Though Modi’s popularity remains largely intact, the newfound opposition unity can pose a grave threat in 2019
Ajay Singh | May 31, 2018
When numbers forced prime minister Atal Bihari Vajpayee to demit office on the thirteenth day, he delivered a memorable speech in the Lok Sabha, ending on a trademark wave of his hand and saying that they were going to the president to submit their resignation. It was an extraordinary day in the history of the Lok Sabha, marked by impassioned debate, but the most impressive intervention came from Vajpayee’s immediate predecessor, PV Narasimha Rao.
In his role as the leader of opposition, Rao enumerated the BJP’s limitations, punctuating his speech with the wittiest remarks. Turning to Murli Manohar Joshi, for example, he asked, “Joshi-ji, vo aap kya kahte hain, ‘Bharatiya matlab Hindu’ (Joshi-ji, you say being Indian is equal to being Hindu)”. An unsuspecting Joshi bit the bait and responded in affirmation. “So it means the Indian Penal Code should be called the Hindu penal code,” he said amidst peals of laughter from members.
In essence, Rao’s argument was that the BJP-led government was in minority because it did not represent India – the nation was rather represented by the rest, the opposition. This was as much due to the party’s ideology of Hindutva, as due to the allied notion of a strong leadership – in the form of LK Advani, though Vajpayee had a moderate image.
Shrewd politician that he was, Rao knew too well that the perception of a strong leader in India engenders unbridled hubris and ultimately promotes alienation. In a way, he was a victim of this syndrome in his five-year regime which saw cunning at its worst. In 1996, Rao, arguably one of the most influential prime ministers of India, was isolated even within his own party. But he was perspicacious enough to caution Vajpayee that the paradigm of strong leadership can take the BJP only up to a point, and it would be easily defeated if its rivals joined hands.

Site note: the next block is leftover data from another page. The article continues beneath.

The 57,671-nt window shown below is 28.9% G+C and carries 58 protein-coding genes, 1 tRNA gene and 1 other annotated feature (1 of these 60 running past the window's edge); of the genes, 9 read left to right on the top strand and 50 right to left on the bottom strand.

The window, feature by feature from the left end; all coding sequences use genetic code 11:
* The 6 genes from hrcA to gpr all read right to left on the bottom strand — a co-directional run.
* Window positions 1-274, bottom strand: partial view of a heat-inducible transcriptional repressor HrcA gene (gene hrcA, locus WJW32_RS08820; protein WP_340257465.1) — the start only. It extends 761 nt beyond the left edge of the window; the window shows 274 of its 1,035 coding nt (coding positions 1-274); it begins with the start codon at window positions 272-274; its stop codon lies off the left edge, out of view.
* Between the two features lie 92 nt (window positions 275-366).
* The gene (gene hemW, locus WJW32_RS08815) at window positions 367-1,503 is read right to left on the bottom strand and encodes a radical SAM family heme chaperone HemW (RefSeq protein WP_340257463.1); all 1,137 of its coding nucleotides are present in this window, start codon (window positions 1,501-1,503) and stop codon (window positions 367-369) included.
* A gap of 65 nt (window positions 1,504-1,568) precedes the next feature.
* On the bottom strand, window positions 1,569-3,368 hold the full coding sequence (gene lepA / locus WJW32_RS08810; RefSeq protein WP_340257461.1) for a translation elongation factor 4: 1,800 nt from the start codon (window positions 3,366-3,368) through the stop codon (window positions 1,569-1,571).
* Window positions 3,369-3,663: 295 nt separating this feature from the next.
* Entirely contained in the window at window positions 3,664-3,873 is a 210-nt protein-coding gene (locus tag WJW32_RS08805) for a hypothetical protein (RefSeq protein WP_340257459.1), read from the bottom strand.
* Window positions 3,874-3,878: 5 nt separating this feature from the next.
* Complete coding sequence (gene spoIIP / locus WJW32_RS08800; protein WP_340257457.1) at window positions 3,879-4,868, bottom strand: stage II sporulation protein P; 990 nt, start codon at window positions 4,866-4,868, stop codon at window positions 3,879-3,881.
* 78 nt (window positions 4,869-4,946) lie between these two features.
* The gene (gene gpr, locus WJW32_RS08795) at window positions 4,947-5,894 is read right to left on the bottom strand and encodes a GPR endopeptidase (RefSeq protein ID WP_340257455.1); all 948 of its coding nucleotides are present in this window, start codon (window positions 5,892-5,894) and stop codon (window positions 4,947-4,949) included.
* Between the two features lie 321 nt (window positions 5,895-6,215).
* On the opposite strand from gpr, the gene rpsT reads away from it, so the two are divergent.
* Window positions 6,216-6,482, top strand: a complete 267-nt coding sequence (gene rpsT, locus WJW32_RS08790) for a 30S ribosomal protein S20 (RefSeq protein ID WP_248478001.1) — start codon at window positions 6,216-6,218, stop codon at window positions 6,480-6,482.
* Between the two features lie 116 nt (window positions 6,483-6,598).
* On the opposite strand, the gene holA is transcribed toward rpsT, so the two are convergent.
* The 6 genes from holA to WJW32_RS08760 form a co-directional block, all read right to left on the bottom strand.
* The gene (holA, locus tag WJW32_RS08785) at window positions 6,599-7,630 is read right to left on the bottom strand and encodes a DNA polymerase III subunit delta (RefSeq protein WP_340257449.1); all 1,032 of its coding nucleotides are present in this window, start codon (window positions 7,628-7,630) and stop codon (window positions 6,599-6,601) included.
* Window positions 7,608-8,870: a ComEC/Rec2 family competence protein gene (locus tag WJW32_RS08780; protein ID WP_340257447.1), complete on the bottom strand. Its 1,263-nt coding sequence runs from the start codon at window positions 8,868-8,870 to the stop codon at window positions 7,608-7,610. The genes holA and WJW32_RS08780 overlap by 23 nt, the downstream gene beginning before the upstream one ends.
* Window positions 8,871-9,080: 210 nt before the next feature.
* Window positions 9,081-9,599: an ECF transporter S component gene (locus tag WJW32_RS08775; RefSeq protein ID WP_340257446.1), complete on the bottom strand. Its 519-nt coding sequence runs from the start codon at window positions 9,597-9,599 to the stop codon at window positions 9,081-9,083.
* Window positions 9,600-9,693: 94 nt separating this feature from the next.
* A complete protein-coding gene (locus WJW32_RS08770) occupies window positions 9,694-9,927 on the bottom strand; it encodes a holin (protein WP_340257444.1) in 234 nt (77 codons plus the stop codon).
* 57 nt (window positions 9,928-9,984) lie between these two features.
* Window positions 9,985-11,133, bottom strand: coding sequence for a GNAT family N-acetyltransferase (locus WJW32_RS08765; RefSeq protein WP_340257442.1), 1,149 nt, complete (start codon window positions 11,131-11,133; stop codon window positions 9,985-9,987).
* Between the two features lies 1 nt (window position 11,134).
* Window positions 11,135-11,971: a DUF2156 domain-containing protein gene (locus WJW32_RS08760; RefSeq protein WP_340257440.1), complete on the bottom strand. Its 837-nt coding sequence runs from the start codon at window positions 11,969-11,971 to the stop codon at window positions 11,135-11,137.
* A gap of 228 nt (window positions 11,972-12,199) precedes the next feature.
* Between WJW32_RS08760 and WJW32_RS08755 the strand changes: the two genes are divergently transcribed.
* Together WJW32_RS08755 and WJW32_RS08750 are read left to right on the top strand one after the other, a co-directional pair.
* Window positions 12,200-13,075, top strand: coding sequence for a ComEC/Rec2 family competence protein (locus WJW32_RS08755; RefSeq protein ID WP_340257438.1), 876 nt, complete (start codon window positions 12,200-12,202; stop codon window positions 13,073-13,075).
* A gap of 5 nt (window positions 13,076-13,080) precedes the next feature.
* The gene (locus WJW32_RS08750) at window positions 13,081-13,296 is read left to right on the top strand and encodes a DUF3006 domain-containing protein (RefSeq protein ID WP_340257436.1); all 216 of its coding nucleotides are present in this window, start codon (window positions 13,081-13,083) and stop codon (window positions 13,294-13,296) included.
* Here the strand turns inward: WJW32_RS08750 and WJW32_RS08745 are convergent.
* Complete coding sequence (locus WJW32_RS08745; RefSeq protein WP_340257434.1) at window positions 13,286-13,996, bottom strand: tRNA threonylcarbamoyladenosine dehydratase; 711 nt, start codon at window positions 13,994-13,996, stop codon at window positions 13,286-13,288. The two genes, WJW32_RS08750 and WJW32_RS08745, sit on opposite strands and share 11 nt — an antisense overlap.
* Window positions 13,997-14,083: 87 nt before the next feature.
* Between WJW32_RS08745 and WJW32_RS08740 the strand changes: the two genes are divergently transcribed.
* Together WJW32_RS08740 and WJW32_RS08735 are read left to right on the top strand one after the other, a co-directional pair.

Needless to say, two years later in 1998, when the BJP returned to power and formed a stable government, it was thanks to its widespread acceptability backed by a rainbow coalition.
Though much has changed in politics since 1996, Rao’s words are relevant again at this juncture, when a majority of the BJP’s
rivals literally joined hands in Karnataka exactly a year ahead of the scheduled general elections.
It would be rather naïve to dismiss as inconsequential the show of strength by the Congress and the regional leaders and in Bengaluru on the day when HD Kumaraswamy took oath as chief minister. If one looks at the spectrum of leaders gathered there, it is clear that the Congress is willing to cede its political space to accommodate regional satraps in order to forge an anti-Modi coalition at the national level.
The political alignment in Bengaluru, of course, confirms the BJP’s principal position in Indian politics. But is that enough for it to win the 2019 elections? Party president Amit Shah has said they are aiming for a 50 percent vote share next year – far higher than what was achieved in 2014 which itself was a best-case scenario. If Shah’s dream comes true, the BJP will come to resemble the Communist Party of China (CPC), which it has overtaken in terms of the number of members when it claims to be the largest political party in the world. Then India can also come to resemble China. But can it happen? The answer will be predictably negative.
There have been times in the life of this nation when people become impatient with the slowness of democratic processes, and pine for a strong leader, an authoritarian regime and quick way out of the travails of mis-governance. But not for long. Advani fought the 2009 elections on the single plank of ‘a decisive leader’ – as against an outright weak prime minister (and Manmohan Singh never claimed to be otherwise). The BJP lost.
This is not peculiar to India. At historic turns, many nations have exhibited a strong urge for a benevolent dictator who would solve all their problems. After all, as British political scientist Archie Brown has pointed out, have we ever heard for any nation that what it really needs is a weak leader?